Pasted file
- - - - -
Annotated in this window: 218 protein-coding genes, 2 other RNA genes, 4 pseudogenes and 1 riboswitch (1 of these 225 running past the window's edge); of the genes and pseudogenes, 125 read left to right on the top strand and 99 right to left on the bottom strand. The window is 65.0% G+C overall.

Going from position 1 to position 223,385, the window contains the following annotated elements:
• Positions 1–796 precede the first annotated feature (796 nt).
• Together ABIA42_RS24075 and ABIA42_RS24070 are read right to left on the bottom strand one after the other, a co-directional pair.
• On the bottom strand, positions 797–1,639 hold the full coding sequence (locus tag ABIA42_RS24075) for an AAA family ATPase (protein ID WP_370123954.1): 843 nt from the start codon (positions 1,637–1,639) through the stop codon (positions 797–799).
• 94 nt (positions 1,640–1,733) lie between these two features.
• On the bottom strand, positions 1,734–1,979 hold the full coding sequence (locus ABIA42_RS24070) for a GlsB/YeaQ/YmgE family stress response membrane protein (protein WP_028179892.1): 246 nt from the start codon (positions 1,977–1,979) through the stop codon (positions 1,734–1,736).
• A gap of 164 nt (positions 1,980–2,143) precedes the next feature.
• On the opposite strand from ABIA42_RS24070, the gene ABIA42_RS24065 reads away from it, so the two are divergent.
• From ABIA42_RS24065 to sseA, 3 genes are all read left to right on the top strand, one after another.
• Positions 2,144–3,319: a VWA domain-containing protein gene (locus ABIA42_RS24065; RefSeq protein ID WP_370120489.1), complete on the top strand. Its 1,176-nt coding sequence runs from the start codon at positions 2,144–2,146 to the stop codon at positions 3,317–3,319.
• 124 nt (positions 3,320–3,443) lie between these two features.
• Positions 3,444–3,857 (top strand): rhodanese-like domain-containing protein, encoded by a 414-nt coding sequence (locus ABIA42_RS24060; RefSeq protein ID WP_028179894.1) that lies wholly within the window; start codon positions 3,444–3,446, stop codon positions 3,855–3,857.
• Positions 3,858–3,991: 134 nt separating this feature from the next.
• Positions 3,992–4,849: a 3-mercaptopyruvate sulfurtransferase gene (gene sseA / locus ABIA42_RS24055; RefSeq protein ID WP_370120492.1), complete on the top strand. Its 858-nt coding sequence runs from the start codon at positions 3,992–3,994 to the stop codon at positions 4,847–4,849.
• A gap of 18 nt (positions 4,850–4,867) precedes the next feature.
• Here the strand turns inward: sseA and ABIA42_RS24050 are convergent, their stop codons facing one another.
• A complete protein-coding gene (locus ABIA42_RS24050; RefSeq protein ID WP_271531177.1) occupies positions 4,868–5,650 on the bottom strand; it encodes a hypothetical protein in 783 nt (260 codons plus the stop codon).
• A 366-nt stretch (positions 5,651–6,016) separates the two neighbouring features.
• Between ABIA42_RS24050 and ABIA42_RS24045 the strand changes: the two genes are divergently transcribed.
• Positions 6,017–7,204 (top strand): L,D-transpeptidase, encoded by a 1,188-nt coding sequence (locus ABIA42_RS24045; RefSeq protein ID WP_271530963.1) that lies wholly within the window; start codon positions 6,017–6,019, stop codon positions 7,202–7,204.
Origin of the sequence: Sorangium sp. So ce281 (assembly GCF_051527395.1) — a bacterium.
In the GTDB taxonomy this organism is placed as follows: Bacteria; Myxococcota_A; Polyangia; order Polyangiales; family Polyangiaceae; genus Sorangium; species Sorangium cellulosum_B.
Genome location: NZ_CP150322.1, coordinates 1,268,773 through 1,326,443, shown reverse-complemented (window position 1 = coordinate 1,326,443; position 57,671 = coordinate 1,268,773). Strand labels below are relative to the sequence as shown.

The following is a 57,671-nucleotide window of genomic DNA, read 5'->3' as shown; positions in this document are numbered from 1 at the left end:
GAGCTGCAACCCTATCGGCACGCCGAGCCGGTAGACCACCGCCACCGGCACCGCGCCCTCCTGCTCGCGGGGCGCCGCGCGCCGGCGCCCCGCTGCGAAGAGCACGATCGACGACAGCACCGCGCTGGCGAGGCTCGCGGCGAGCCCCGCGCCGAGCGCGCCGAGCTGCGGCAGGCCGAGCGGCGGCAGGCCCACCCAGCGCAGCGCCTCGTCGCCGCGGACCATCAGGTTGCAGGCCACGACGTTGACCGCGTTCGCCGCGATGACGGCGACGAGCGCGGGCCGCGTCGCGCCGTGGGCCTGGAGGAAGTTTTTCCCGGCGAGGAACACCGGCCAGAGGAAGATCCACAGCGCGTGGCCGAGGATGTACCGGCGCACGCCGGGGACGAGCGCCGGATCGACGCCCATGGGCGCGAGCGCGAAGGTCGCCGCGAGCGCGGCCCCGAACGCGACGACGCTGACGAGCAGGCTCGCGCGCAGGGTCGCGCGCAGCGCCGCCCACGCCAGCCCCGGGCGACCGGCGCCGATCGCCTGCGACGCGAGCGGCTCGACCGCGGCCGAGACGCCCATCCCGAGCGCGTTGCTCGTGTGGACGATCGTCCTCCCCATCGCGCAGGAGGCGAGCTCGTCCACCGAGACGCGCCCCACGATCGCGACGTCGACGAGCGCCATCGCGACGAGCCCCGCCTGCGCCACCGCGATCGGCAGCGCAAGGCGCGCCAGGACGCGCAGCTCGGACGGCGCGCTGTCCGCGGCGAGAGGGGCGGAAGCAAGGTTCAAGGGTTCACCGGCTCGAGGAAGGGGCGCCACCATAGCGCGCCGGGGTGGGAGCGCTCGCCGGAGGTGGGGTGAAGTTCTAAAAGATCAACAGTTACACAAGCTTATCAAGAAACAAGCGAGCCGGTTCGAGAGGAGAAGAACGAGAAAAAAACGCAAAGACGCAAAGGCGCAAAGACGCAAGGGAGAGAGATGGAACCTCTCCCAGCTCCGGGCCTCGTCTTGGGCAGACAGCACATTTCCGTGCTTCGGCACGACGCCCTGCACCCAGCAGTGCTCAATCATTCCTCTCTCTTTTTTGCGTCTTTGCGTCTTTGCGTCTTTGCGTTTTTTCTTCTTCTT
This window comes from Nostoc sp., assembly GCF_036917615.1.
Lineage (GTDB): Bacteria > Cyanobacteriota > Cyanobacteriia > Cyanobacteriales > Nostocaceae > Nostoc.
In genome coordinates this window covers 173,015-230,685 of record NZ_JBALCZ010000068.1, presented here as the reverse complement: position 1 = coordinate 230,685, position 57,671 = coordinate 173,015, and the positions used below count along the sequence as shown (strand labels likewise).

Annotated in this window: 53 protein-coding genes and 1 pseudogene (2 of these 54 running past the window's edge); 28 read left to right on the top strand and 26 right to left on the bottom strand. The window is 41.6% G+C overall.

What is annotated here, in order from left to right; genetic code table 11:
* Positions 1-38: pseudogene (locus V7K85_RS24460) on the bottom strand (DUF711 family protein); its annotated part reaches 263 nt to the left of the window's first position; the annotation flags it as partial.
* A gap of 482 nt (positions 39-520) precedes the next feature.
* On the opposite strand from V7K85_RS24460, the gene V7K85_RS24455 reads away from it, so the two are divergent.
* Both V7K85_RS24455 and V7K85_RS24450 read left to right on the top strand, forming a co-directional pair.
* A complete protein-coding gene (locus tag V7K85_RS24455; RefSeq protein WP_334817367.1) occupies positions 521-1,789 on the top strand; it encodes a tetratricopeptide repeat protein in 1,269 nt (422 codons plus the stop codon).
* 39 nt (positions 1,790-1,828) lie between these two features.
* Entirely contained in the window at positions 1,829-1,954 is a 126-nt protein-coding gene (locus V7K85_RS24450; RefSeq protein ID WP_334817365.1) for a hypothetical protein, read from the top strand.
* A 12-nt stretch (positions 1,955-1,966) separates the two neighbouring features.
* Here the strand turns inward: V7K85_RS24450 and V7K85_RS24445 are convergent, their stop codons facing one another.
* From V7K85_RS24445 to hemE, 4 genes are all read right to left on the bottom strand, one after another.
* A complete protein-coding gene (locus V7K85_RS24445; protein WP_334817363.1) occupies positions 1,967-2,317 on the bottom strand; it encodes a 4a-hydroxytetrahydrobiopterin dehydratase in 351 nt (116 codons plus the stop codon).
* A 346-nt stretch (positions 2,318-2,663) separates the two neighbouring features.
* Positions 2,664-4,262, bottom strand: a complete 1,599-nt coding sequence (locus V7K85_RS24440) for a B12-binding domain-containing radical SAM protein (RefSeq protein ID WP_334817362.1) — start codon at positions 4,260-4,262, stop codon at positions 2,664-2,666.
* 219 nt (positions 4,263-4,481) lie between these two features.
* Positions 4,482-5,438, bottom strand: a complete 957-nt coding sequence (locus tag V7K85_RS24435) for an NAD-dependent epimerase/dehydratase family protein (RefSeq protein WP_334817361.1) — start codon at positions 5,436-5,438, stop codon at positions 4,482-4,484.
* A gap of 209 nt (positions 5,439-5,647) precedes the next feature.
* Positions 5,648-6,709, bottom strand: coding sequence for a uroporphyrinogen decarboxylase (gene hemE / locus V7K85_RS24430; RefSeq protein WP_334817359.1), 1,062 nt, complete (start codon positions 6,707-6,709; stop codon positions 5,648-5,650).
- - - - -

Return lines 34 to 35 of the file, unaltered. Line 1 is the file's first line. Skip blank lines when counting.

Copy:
* On the opposite strand from V7K85_RS24460, the gene V7K85_RS24455 reads away from it, so the two are divergent.
* Both V7K85_RS24455 and V7K85_RS24450 read left to right on the top strand, forming a co-directional pair.